AB #461 | The Potential for Strategic Positioning of Performance Marketing, with David Dalka, Founder of Fearless Revival

The Potential for Strategic Positioning of Performance Marketing, with David Dalka, Founder of Fearless RevivalWelcome to another edition of the Affiliate Buzz, where affiliate marketers have been coming to be inspired, informed and motivated to succeed since way back in 2003. Last week, James interviewed Ryan Stewman, the Hardcore Closer about how to become a highly effective salesperson. This week, James welcomes David Dalka, founder of Fearless Revival.

David and James discuss why businesses undervalue their marketing teams, and how misunderstanding strategic value of performance marketing can hurt both marketers and the businesses themselves. They examine the industry issues that make businesses inclined to stick to the status quo, and they also look at ideas for how to increase visibility of performance marketing processes outside of the affiliate marketing community.

Starting the Fearless Revival

Fearless Revival was born from noticing a trend among performance marketers. He realized that many companies didn’t understand strategic positioning of performance marketing practices, which not only undervalued their marketing teams, but also forced them into making emotional decisions rather than decisions based on good business reasoning.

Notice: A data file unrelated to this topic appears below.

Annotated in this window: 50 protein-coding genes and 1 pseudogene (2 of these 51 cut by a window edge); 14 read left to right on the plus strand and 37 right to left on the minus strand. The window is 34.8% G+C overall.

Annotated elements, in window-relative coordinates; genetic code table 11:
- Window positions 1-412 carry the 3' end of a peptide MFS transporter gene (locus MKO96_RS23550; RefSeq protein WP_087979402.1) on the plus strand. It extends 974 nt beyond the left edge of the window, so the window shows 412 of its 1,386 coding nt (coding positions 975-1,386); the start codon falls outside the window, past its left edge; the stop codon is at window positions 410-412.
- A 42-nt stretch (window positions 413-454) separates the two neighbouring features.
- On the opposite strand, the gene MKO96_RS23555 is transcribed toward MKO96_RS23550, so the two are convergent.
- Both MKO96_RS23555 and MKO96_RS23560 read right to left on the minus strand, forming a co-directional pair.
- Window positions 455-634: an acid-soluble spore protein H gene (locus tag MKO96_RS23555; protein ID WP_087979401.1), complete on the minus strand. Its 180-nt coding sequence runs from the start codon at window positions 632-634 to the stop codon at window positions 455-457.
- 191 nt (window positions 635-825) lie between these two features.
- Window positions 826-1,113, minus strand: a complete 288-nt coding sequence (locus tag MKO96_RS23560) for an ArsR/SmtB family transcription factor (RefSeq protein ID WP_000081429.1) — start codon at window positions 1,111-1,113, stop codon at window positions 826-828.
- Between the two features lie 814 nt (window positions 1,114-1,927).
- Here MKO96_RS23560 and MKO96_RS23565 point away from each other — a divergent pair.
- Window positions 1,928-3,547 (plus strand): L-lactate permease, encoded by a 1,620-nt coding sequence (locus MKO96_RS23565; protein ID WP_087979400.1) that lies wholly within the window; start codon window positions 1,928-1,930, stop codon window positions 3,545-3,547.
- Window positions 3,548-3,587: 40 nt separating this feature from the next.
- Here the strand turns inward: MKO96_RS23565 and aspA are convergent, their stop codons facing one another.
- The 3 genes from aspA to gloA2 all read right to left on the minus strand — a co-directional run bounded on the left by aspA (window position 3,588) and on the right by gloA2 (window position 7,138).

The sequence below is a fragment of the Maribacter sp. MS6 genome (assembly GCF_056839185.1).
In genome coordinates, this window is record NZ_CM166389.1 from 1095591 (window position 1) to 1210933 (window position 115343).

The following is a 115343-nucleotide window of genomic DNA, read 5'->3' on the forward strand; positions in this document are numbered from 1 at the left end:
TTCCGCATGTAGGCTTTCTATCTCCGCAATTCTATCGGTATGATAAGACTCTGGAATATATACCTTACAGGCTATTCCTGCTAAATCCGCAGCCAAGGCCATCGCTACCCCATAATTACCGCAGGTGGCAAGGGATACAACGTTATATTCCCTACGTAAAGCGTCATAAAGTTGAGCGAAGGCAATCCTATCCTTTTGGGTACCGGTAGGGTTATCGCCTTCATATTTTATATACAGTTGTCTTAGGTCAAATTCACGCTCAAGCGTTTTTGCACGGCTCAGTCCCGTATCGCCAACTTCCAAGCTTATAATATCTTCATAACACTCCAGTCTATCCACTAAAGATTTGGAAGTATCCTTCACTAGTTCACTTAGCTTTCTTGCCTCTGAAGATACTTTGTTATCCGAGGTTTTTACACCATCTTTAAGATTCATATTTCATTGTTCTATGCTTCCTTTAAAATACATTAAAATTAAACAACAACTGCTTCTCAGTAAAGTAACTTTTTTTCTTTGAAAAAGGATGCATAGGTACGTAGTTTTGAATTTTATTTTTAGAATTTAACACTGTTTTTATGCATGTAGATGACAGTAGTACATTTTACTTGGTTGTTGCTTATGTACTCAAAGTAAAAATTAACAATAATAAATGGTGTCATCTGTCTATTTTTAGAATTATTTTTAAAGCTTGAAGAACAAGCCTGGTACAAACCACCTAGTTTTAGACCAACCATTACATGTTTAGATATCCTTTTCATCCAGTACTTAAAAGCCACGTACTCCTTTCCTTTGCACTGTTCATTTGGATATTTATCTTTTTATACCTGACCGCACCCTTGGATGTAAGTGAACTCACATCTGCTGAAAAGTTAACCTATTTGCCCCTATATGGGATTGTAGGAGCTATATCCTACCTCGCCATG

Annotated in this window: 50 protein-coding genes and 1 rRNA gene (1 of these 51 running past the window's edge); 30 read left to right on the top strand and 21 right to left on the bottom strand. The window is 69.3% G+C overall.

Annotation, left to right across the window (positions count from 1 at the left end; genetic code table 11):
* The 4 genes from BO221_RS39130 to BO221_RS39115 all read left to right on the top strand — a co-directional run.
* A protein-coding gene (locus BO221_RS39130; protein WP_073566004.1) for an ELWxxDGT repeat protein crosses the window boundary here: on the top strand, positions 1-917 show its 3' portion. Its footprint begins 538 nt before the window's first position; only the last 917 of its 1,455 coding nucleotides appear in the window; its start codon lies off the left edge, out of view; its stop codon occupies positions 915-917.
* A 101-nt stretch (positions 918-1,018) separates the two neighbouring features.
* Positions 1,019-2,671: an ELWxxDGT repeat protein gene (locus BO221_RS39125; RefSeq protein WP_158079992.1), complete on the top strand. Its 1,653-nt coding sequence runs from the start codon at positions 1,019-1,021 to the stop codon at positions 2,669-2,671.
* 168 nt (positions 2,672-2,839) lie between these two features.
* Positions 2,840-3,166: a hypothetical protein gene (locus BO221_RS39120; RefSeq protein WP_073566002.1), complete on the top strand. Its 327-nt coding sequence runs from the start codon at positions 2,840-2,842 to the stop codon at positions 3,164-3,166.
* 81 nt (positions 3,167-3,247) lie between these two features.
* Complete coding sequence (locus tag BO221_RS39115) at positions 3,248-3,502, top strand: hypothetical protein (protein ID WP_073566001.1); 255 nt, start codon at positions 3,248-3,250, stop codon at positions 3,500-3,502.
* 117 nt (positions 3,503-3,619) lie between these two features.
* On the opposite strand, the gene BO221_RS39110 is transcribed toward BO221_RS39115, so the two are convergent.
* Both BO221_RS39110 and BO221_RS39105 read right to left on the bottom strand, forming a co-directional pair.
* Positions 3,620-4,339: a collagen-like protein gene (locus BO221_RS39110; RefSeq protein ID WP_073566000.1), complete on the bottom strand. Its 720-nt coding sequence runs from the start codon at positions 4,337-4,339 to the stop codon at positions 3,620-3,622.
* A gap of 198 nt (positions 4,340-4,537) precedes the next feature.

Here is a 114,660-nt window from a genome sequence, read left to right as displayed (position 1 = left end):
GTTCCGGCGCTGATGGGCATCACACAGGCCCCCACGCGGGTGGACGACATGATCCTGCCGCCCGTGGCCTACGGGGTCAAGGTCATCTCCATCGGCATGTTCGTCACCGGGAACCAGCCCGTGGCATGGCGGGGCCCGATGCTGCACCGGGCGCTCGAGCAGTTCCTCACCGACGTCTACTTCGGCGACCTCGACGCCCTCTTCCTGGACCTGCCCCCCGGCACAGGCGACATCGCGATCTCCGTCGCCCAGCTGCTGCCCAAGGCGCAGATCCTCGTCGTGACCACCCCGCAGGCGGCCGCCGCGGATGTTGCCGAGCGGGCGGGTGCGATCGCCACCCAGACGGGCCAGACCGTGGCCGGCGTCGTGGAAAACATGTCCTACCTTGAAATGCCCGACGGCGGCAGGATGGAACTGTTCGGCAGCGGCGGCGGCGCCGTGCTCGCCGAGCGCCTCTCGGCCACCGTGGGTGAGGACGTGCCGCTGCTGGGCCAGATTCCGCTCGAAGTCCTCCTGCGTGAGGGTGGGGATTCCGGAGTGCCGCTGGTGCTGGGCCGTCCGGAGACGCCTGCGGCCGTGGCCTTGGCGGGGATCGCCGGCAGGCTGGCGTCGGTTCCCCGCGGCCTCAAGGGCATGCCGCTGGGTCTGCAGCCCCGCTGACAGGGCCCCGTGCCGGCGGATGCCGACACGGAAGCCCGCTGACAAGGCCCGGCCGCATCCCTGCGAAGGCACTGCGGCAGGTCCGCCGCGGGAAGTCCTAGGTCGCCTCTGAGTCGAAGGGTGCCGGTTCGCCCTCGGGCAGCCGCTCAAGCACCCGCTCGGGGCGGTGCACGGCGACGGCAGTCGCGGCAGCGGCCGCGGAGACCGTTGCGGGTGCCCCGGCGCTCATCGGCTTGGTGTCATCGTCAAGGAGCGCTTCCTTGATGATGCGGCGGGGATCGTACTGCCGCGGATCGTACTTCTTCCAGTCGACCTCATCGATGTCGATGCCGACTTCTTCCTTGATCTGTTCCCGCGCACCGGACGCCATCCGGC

David explains to James the one shocking event that spurred him into creating Fearless Revival, which aims to advise senior executives on the value that performance marketing can add to their businesses, and help them change their processes for the better.

Increasing the Value of Performance Marketing

Performance marketing is generally an undervalued field, because it’s difficult to value potential future business. James tells the story of a past business venture where the client ended up securing new business worth over a $1m, but James’s fee didn’t reflect that level of return. David and James discuss the factors that lead both marketers and businesses to undervalue their potential returns.

David also explains to James that there’s a training problem in both marketing and marketing management. Often, marketers are trained in technology and not business, or vice versa. Additionally, executives have usually been trained in business but not in how to judge and acquire services. These factors result in something like 80-90% of companies not having the right set of professional e-services advisors. David and James discuss why that’s a problem, and some ideas on how to fix it.

Here’s What You’ll Hear

  • Why companies are unable to keep up with changing marketing strategies
  • The importance of looking at risk differently
  • How a misunderstanding of strategic value leads to emotional decision-making
  • The direct correlation between understanding of strategic value, and how much a company will pay for performance marketing
  • Why it’s important to understand both new technology and old business
  • When’s the best opportunity to implement change in an existing marketing department?
  • Why up to 90% of companies don’t have the right set of professional e-services advisers

Resources

 

0 Comments

Be the first to post a comment.

Leave a Reply

Your email address will not be published. Required fields are marked *